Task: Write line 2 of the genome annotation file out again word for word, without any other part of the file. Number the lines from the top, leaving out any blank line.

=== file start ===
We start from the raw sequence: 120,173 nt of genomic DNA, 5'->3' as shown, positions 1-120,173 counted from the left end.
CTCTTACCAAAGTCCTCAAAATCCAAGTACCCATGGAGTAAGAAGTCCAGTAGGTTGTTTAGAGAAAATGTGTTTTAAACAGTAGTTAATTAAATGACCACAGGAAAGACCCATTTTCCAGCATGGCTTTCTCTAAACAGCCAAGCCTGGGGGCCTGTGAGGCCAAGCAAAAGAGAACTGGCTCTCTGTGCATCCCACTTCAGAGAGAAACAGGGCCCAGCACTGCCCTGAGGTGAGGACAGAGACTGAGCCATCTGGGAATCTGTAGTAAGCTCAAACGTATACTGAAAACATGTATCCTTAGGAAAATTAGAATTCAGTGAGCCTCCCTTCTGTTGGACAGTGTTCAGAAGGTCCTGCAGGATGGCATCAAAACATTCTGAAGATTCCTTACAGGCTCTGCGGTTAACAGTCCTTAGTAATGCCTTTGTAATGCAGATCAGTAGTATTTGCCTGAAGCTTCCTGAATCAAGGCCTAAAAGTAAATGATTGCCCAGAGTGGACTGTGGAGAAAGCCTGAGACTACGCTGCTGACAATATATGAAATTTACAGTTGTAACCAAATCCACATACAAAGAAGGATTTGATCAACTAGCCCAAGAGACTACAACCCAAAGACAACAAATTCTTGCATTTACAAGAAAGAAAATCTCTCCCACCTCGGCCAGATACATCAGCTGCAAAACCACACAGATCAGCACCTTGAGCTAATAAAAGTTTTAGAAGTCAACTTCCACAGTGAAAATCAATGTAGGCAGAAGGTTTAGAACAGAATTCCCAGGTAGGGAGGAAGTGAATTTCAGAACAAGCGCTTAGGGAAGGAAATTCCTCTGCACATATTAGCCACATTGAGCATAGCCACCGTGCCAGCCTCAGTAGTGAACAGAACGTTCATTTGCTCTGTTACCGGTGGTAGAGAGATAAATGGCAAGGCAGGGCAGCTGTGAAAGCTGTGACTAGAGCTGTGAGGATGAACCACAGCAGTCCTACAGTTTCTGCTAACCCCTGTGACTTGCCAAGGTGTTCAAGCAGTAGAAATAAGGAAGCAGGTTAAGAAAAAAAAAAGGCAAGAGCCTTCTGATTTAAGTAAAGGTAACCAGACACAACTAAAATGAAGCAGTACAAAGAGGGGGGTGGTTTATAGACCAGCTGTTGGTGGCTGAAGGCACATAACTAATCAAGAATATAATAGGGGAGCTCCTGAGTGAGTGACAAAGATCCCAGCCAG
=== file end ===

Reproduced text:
CTCTTACCAAAGTCCTCAAAATCCAAGTACCCATGGAGTAAGAAGTCCAGTAGGTTGTTTAGAGAAAATGTGTTTTAAACAGTAGTTAATTAAATGACCACAGGAAAGACCCATTTTCCAGCATGGCTTTCTCTAAACAGCCAAGCCTGGGGGCCTGTGAGGCCAAGCAAAAGAGAACTGGCTCTCTGTGCATCCCACTTCAGAGAGAAACAGGGCCCAGCACTGCCCTGAGGTGAGGACAGAGACTGAGCCATCTGGGAATCTGTAGTAAGCTCAAACGTATACTGAAAACATGTATCCTTAGGAAAATTAGAATTCAGTGAGCCTCCCTTCTGTTGGACAGTGTTCAGAAGGTCCTGCAGGATGGCATCAAAACATTCTGAAGATTCCTTACAGGCTCTGCGGTTAACAGTCCTTAGTAATGCCTTTGTAATGCAGATCAGTAGTATTTGCCTGAAGCTTCCTGAATCAAGGCCTAAAAGTAAATGATTGCCCAGAGTGGACTGTGGAGAAAGCCTGAGACTACGCTGCTGACAATATATGAAATTTACAGTTGTAACCAAATCCACATACAAAGAAGGATTTGATCAACTAGCCCAAGAGACTACAACCCAAAGACAACAAATTCTTGCATTTACAAGAAAGAAAATCTCTCCCACCTCGGCCAGATACATCAGCTGCAAAACCACACAGATCAGCACCTTGAGCTAATAAAAGTTTTAGAAGTCAACTTCCACAGTGAAAATCAATGTAGGCAGAAGGTTTAGAACAGAATTCCCAGGTAGGGAGGAAGTGAATTTCAGAACAAGCGCTTAGGGAAGGAAATTCCTCTGCACATATTAGCCACATTGAGCATAGCCACCGTGCCAGCCTCAGTAGTGAACAGAACGTTCATTTGCTCTGTTACCGGTGGTAGAGAGATAAATGGCAAGGCAGGGCAGCTGTGAAAGCTGTGACTAGAGCTGTGAGGATGAACCACAGCAGTCCTACAGTTTCTGCTAACCCCTGTGACTTGCCAAGGTGTTCAAGCAGTAGAAATAAGGAAGCAGGTTAAGAAAAAAAAAAGGCAAGAGCCTTCTGATTTAAGTAAAGGTAACCAGACACAACTAAAATGAAGCAGTACAAAGAGGGGGGTGGTTTATAGACCAGCTGTTGGTGGCTGAAGGCACATAACTAATCAAGAATATAATAGGGGAGCTCCTGAGTGAGTGACAAAGATCCCAGCCAG